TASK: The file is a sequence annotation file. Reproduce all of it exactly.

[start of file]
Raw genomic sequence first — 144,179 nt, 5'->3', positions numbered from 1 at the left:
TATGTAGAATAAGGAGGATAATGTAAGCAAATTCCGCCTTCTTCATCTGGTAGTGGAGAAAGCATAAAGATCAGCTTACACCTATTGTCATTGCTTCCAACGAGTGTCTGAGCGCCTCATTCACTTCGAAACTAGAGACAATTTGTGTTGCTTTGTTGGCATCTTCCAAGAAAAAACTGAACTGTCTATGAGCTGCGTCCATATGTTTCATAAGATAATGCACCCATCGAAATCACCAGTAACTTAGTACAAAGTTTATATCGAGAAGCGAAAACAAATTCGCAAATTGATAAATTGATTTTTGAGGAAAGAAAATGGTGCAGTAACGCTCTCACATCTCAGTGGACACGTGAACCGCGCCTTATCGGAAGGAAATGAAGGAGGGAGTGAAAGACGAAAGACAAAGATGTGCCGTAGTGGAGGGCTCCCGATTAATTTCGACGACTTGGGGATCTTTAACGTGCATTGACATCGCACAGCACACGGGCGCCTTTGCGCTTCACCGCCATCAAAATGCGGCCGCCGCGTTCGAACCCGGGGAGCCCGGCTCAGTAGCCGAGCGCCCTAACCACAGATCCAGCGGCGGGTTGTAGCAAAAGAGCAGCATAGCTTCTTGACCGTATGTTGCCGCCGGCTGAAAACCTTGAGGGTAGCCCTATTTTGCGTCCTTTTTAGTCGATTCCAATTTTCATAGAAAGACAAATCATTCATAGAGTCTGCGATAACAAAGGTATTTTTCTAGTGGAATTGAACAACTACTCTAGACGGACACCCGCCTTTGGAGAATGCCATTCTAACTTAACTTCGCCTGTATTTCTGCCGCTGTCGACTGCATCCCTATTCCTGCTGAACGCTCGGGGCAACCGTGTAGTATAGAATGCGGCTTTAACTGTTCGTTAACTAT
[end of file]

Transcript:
Raw genomic sequence first — 144,179 nt, 5'->3', positions numbered from 1 at the left:
TATGTAGAATAAGGAGGATAATGTAAGCAAATTCCGCCTTCTTCATCTGGTAGTGGAGAAAGCATAAAGATCAGCTTACACCTATTGTCATTGCTTCCAACGAGTGTCTGAGCGCCTCATTCACTTCGAAACTAGAGACAATTTGTGTTGCTTTGTTGGCATCTTCCAAGAAAAAACTGAACTGTCTATGAGCTGCGTCCATATGTTTCATAAGATAATGCACCCATCGAAATCACCAGTAACTTAGTACAAAGTTTATATCGAGAAGCGAAAACAAATTCGCAAATTGATAAATTGATTTTTGAGGAAAGAAAATGGTGCAGTAACGCTCTCACATCTCAGTGGACACGTGAACCGCGCCTTATCGGAAGGAAATGAAGGAGGGAGTGAAAGACGAAAGACAAAGATGTGCCGTAGTGGAGGGCTCCCGATTAATTTCGACGACTTGGGGATCTTTAACGTGCATTGACATCGCACAGCACACGGGCGCCTTTGCGCTTCACCGCCATCAAAATGCGGCCGCCGCGTTCGAACCCGGGGAGCCCGGCTCAGTAGCCGAGCGCCCTAACCACAGATCCAGCGGCGGGTTGTAGCAAAAGAGCAGCATAGCTTCTTGACCGTATGTTGCCGCCGGCTGAAAACCTTGAGGGTAGCCCTATTTTGCGTCCTTTTTAGTCGATTCCAATTTTCATAGAAAGACAAATCATTCATAGAGTCTGCGATAACAAAGGTATTTTTCTAGTGGAATTGAACAACTACTCTAGACGGACACCCGCCTTTGGAGAATGCCATTCTAACTTAACTTCGCCTGTATTTCTGCCGCTGTCGACTGCATCCCTATTCCTGCTGAACGCTCGGGGCAACCGTGTAGTATAGAATGCGGCTTTAACTGTTCGTTAACTAT